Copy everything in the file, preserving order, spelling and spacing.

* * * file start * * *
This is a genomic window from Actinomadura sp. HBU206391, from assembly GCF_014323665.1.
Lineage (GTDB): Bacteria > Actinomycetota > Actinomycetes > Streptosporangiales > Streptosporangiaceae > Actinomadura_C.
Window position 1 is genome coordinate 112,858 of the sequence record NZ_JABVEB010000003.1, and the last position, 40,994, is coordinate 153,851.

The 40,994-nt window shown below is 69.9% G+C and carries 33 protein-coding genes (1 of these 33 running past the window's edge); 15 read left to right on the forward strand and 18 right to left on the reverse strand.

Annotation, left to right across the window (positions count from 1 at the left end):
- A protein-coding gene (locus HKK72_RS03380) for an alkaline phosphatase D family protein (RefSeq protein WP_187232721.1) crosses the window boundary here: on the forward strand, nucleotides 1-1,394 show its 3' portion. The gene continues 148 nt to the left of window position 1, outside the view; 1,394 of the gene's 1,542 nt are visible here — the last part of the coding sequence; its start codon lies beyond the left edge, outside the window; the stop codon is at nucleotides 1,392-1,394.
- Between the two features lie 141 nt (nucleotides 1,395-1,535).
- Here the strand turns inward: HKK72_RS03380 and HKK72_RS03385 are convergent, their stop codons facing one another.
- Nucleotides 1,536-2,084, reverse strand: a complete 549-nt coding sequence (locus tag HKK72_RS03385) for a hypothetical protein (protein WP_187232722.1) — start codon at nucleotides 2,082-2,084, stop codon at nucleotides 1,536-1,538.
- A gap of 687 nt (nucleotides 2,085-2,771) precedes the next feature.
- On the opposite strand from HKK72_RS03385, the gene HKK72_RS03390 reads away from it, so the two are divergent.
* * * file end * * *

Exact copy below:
This is a genomic window from Actinomadura sp. HBU206391, from assembly GCF_014323665.1.
Lineage (GTDB): Bacteria > Actinomycetota > Actinomycetes > Streptosporangiales > Streptosporangiaceae > Actinomadura_C.
Window position 1 is genome coordinate 112,858 of the sequence record NZ_JABVEB010000003.1, and the last position, 40,994, is coordinate 153,851.

The 40,994-nt window shown below is 69.9% G+C and carries 33 protein-coding genes (1 of these 33 running past the window's edge); 15 read left to right on the forward strand and 18 right to left on the reverse strand.

Annotation, left to right across the window (positions count from 1 at the left end):
- A protein-coding gene (locus HKK72_RS03380) for an alkaline phosphatase D family protein (RefSeq protein WP_187232721.1) crosses the window boundary here: on the forward strand, nucleotides 1-1,394 show its 3' portion. The gene continues 148 nt to the left of window position 1, outside the view; 1,394 of the gene's 1,542 nt are visible here — the last part of the coding sequence; its start codon lies beyond the left edge, outside the window; the stop codon is at nucleotides 1,392-1,394.
- Between the two features lie 141 nt (nucleotides 1,395-1,535).
- Here the strand turns inward: HKK72_RS03380 and HKK72_RS03385 are convergent, their stop codons facing one another.
- Nucleotides 1,536-2,084, reverse strand: a complete 549-nt coding sequence (locus tag HKK72_RS03385) for a hypothetical protein (protein WP_187232722.1) — start codon at nucleotides 2,082-2,084, stop codon at nucleotides 1,536-1,538.
- A gap of 687 nt (nucleotides 2,085-2,771) precedes the next feature.
- On the opposite strand from HKK72_RS03385, the gene HKK72_RS03390 reads away from it, so the two are divergent.